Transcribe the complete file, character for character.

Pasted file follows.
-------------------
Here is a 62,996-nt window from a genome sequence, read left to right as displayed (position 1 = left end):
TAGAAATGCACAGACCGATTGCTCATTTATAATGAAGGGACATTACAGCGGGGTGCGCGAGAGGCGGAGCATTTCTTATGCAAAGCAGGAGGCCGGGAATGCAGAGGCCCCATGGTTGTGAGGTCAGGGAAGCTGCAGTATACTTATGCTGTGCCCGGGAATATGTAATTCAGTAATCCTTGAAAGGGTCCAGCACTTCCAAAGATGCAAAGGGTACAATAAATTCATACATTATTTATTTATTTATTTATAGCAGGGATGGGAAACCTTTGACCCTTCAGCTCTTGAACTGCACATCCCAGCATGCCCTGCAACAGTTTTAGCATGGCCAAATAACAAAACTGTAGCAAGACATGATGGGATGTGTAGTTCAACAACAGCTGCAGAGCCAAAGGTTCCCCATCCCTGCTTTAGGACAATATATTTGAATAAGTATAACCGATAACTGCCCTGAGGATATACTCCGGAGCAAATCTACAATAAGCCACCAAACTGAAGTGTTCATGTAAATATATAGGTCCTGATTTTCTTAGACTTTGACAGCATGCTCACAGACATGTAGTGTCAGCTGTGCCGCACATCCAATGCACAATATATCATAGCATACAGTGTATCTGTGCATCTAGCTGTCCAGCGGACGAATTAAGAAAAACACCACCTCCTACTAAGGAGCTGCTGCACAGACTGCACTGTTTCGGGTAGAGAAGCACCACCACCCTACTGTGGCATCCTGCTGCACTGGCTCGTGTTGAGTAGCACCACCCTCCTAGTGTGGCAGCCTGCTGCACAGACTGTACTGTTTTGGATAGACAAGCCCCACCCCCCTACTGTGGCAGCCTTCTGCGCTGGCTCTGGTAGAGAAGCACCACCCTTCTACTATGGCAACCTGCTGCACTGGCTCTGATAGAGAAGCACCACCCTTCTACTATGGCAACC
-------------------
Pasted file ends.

Here is a 62,996-nt window from a genome sequence, read left to right as displayed (position 1 = left end):
TAGAAATGCACAGACCGATTGCTCATTTATAATGAAGGGACATTACAGCGGGGTGCGCGAGAGGCGGAGCATTTCTTATGCAAAGCAGGAGGCCGGGAATGCAGAGGCCCCATGGTTGTGAGGTCAGGGAAGCTGCAGTATACTTATGCTGTGCCCGGGAATATGTAATTCAGTAATCCTTGAAAGGGTCCAGCACTTCCAAAGATGCAAAGGGTACAATAAATTCATACATTATTTATTTATTTATTTATAGCAGGGATGGGAAACCTTTGACCCTTCAGCTCTTGAACTGCACATCCCAGCATGCCCTGCAACAGTTTTAGCATGGCCAAATAACAAAACTGTAGCAAGACATGATGGGATGTGTAGTTCAACAACAGCTGCAGAGCCAAAGGTTCCCCATCCCTGCTTTAGGACAATATATTTGAATAAGTATAACCGATAACTGCCCTGAGGATATACTCCGGAGCAAATCTACAATAAGCCACCAAACTGAAGTGTTCATGTAAATATATAGGTCCTGATTTTCTTAGACTTTGACAGCATGCTCACAGACATGTAGTGTCAGCTGTGCCGCACATCCAATGCACAATATATCATAGCATACAGTGTATCTGTGCATCTAGCTGTCCAGCGGACGAATTAAGAAAAACACCACCTCCTACTAAGGAGCTGCTGCACAGACTGCACTGTTTCGGGTAGAGAAGCACCACCACCCTACTGTGGCATCCTGCTGCACTGGCTCGTGTTGAGTAGCACCACCCTCCTAGTGTGGCAGCCTGCTGCACAGACTGTACTGTTTTGGATAGACAAGCCCCACCCCCCTACTGTGGCAGCCTTCTGCGCTGGCTCTGGTAGAGAAGCACCACCCTTCTACTATGGCAACCTGCTGCACTGGCTCTGATAGAGAAGCACCACCCTTCTACTATGGCAACC